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Home arrow Certified Outlets arrow Recently Certified arrow Kabāth - The Miswāk Tree Fruit
Kabāth - The Miswāk Tree Fruit Print

KabathMuslims are generally aware of the Sunnah of Miswāk, the practice of the Beloved Messenger Muhammad, (Allāh’s salutations and peace be upon him) of using twigs from the Salvadora Persica to clean his teeth. These twigs are generally accessible, and Muslims fulfil this and other Sunan (plural of Sunnah) out of love for the Beloved Messenger and for the immense spiritual rewards one can earn by implementing the Sunnah. Ongoing research also shows medical benefits to using Miswāk. While not the primary motivating factors, such benefits may provide additional encouragement for users.
Less well known is that the Beloved Messenger (Allāh’s salutations and peace be upon him), ate of the fruit of this tree. The fruit is not of the same status as the twig in terms of the Ḥadīth literature, encouragement to use, and any spiritual benefit, nor is it as widely available. Nevertheless, learning about any facet of the Beloved Messenger (Allāh’s salutations and peace be upon him), is a treasure for the believer.

أَنَّ جَابِرَ بْنَ عَبْدِ اللَّهِ ـ رضى الله عنهما ـ قَالَ كُنَّا مَعَ رَسُولِ اللَّهِ صلى الله عليه وسلم نَجْنِي الْكَبَاثَ، وَإِنَّ رَسُولَ اللَّهِ صلى الله عليه وسلم قَالَ ‏"‏ عَلَيْكُمْ بِالأَسْوَدِ مِنْهُ، فَإِنَّهُ أَطْيَبُهُ ‏"‏‏.‏ قَالُوا أَكُنْتَ تَرْعَى الْغَنَمَ قَالَ ‏"‏ وَهَلْ مِنْ نَبِيٍّ إِلاَّ وَقَدْ رَعَاهَا ‏"
Jābir bin ʾAbdillāh (may Allāh be pleased with him) narrated:
We were with Allāh’s Messenger (Allāh’s salutations and peace be upon him) plucking Kabāth when Allāh’s Messenger (Allāh’s salutations and peace be upon him) said, “You should choose the most black, for that is the sweetest.” They asked, “Did you also herd goats?” He replied, “Was there any prophet except that he herded them?” [al-Bukhārī: Book of Prophets]

Thus we learn that the Beloved Messenger (Allāh’s salutations and peace be upon him) not only ate Kabāth but indicated a preference for the darker, sweeter fruit. His sense of well-wishing unto others extended to advising others on a relatively mundane matter, such as fruit. Preferring certain permitted items, food or otherwise, does not negate the Sunnah or abstention from the material world. It is also implied that Kabāth was a fruit accessible to shepherds and associated with them.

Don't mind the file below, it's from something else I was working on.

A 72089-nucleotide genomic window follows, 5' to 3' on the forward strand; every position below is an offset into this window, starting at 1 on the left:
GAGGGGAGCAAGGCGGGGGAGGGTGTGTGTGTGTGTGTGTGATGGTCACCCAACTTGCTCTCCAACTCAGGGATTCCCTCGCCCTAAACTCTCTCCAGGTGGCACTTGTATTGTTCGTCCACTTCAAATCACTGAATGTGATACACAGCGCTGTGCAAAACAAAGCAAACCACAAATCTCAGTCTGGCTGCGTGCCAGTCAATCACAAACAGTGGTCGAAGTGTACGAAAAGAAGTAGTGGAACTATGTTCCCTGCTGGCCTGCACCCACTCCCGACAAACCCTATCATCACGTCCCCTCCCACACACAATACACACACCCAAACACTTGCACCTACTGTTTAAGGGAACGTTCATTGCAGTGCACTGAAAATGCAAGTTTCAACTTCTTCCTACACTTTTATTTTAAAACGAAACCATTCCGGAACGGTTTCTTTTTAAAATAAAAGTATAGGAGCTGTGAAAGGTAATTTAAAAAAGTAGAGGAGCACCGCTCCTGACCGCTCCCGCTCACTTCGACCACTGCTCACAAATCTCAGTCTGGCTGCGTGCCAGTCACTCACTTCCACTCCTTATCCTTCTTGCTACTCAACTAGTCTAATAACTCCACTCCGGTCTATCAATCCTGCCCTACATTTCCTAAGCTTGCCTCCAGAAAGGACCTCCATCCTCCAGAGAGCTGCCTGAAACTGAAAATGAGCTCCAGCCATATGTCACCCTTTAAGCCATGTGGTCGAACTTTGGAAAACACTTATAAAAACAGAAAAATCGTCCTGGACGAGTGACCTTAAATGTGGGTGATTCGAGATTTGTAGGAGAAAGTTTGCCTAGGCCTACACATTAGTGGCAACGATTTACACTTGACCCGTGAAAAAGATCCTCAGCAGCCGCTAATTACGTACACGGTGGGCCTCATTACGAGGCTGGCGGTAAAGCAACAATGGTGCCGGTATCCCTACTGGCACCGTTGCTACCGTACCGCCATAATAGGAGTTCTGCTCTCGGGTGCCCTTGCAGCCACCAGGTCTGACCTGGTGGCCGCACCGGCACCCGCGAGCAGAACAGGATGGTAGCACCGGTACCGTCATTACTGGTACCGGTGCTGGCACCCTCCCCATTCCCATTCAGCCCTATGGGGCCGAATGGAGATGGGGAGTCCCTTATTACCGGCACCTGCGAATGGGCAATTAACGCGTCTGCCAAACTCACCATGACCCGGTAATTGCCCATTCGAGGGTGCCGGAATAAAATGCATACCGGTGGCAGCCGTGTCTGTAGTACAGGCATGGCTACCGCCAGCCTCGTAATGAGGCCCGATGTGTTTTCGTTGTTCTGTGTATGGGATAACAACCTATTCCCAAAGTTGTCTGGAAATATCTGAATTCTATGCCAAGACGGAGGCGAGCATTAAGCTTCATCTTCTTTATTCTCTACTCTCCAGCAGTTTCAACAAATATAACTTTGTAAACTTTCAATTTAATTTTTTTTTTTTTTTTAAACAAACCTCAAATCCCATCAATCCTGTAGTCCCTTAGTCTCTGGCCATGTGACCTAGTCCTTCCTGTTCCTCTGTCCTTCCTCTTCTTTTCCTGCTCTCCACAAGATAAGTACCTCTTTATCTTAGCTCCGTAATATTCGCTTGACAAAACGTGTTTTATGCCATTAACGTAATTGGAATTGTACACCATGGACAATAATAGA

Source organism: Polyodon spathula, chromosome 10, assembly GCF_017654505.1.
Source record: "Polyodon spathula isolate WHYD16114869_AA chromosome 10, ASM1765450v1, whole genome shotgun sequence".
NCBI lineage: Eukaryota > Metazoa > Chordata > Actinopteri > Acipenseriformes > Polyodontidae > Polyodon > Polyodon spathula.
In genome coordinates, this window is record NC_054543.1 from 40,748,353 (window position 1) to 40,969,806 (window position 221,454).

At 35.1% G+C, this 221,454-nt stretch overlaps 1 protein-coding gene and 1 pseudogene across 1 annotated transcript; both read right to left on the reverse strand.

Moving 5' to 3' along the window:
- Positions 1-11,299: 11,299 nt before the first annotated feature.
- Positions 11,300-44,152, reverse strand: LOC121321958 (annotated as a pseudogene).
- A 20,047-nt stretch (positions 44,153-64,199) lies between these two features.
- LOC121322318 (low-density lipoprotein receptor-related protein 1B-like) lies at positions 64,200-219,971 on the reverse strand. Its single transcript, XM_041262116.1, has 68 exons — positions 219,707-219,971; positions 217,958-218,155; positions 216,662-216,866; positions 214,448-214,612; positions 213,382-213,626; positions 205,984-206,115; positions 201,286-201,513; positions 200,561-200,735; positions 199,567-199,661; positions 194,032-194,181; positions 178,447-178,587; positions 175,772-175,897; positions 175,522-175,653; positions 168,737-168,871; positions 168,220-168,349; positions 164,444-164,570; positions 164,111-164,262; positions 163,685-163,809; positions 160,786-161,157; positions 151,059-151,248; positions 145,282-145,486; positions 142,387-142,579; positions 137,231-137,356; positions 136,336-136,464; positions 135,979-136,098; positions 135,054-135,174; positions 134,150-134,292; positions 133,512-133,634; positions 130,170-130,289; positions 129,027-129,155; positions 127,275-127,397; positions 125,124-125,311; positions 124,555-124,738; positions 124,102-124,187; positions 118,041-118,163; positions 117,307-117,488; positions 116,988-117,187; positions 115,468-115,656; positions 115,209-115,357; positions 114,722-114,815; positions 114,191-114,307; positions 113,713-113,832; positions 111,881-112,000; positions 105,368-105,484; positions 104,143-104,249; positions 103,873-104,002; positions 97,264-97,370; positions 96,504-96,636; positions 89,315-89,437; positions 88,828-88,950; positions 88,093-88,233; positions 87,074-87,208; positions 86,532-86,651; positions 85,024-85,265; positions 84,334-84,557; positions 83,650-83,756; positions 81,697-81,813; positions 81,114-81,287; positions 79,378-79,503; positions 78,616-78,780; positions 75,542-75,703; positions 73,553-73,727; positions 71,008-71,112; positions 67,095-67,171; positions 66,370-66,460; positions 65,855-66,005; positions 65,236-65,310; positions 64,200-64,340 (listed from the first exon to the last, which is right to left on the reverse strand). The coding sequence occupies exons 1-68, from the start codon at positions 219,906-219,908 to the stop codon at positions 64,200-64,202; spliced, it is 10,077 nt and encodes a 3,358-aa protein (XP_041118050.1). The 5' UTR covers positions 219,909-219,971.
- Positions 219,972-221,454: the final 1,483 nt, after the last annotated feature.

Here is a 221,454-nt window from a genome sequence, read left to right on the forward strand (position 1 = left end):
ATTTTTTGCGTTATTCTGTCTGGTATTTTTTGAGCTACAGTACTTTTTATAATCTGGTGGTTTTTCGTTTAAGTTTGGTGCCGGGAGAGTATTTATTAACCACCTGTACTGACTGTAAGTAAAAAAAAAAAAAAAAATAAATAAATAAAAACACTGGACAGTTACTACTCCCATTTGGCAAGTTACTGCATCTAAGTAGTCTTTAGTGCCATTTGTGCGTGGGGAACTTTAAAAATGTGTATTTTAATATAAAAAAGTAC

As per Kew Species Profiles (Royal Botanic Gardens)
General Description
Toothbrush tree is a small, evergreen shrub or tree that grows in hot, dry conditions in parts of Africa, the Middle East and the Arabian Peninsula. It is valued as a medicinal plant by local people since it contains a number of active compounds that promote good health.

As the common name suggests, small stems and roots are used as chewing sticks or natural toothbrushes and have been shown to reduce tooth decay, plaque and gum disease. Although the flowers are small and inconspicuous, the fruits that follow can be eaten or made into a drink, and the seeds are a valuable source of oil.

Species Profile

Geography and distribution
Salvadora persica is native to the Arabian Peninsula, Africa, western Asia, the Middle East, India, Pakistan and Sri Lanka.

Overview: An evergreen shrub or small tree, reaching up to 7 m tall, with many drooping branches.

Leaves: Rounded to ovate, slightly fleshy, about 7 × 3 cm, arranged in opposite pairs.

Flowers: Small, greenish, arranged in loose panicles up to 30 cm long.

Fruits: Fleshy berries about 1 cm in diameter, becoming red-scarlet when ripe. Each contains a single seed.

Other common names
Other common names for this species include: aarak, arak, arrak, arraka, el rak, kabats, shaow, shau, siwak (Arabic); jhal (Bengali); jhak, kharjal (Hindi); msuake, mswaki, musuake (Swahili); kalawa, karkol, perungoli, ughaiputtai, vivay (Tamil).

Uses - Food and drink
Toothbrush tree fruit can be eaten fresh, cooked, dried and stored or made into a fermented drink. The leaves have a bitter, peppery taste and are eaten as a green vegetable or made into a sauce.

Leaves of Salvadora persica are browsed by cattle, sheep, goats and camels, although they are said to make milk taste bad. The flowers are a useful source of nectar for honeybees.
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